The experience the ecolodge crafts for visitors interested in sustainably enjoying Wadi Feynan stands out. The setting is quiet and remote, the pristine Dana Biosphere Reserve is a wide-open stretch of land in south-central Jordan serving as a home to many diverse plants and animals sprinkled throughout the 119 square miles. In the U.S., Montana is nicknamed “big sky country;” I’ve never visited Montana, but I can imagine that the vast expanse of open blue skies stretching miles in every direction in Jordan’s Dana Reserve channels that same startling beauty.
Understanding the Eco Experience in Wadi Feynan
I used the term “remote” to describe this eco hotel and that’s the truth—the lodge is set back into Wadi Feynan (wadi means valley in Arabic) and well away from the highways crisscrossing the length and breadth of Jordan. But though you’re remote, you’re not actually isolated. Instead, the Feynan Ecolodge is a prime way for Bedouin in the area to maintain their semi-nomadic lifestyle while also making a more traditional living. And a bonus for responsible travelers? Travelers and volunteers are offered a window into the Bedouin culture that is not as easily visible from the traditional tourist path around Jordan.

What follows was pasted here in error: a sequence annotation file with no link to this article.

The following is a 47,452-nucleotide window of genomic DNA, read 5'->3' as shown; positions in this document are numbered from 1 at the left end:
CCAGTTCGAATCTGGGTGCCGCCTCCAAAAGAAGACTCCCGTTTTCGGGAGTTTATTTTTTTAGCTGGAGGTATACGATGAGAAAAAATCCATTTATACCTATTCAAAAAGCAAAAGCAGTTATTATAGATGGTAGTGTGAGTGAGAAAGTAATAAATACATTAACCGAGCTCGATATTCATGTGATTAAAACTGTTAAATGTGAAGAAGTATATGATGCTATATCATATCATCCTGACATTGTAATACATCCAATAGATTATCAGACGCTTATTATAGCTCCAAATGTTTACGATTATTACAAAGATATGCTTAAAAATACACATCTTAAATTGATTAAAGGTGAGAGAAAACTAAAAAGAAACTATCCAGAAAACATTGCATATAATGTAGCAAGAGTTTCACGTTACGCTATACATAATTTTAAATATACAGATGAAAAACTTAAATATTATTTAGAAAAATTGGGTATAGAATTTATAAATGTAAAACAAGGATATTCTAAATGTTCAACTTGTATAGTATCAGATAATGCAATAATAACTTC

Human connections and stories often stick with me more vividly than temples and ruins. Seeing the joy and happiness, the smiles that crossed the language barriers as the Bedouin woman invited me to her side of the tent, that’s the memory for me—the one I will tell my grandchildren about one day.
I will surely share stories of Wadi Rum and Petra too, these stunning sites are stenciled into my memory with a Sharpie, but in the quest toward cultural understanding, the immersion possible at the ecolodge in Wadi Feynan—and the ability to see and learn from the Bedouin, to ask my questions directly—afforded me a deeper understanding of everything I had just spent a week in Jordan observing.
That’s what immersive travel brings to my life; a deeper understanding. Don’t get me wrong, immersion is everywhere and just as possible chatting with a local at a shisha bar in Amman, but the nuances are different, and, given the choice—I think both styles are ideal, or any style really.
Find the moments that compel you in life and do that. For me, it’s an afternoon spent awkwardly learning Bedouin tea customs with Abu Abdallah (as sure as you tell me not to do something is the moment I will accidentally do it), cooking shrak with the Bedouin wives, and overcoming my dead animal issues to sit next to a goat skin container and learn how to knead and mix jameed, a thick goat’s milk yogurt traditional in Bedouin cuisine.
Quick Tips: Visiting and Volunteering at the Feynan Ecolodge
Where is the Feynan Ecolodge
The Ecolodge is set right in the heart of Wadi Feynan and on the western side of the Dana Biosphere Reserve. The site clearly outlines directions for getting there … and it’s not particularly easy to explain so use their site for clear directions. Plan on needing between one and three hours from most anywhere in Jordan (Amman is three hours while the Dead Sea is two hours, to give you an idea).
How to get to Wadi Feynan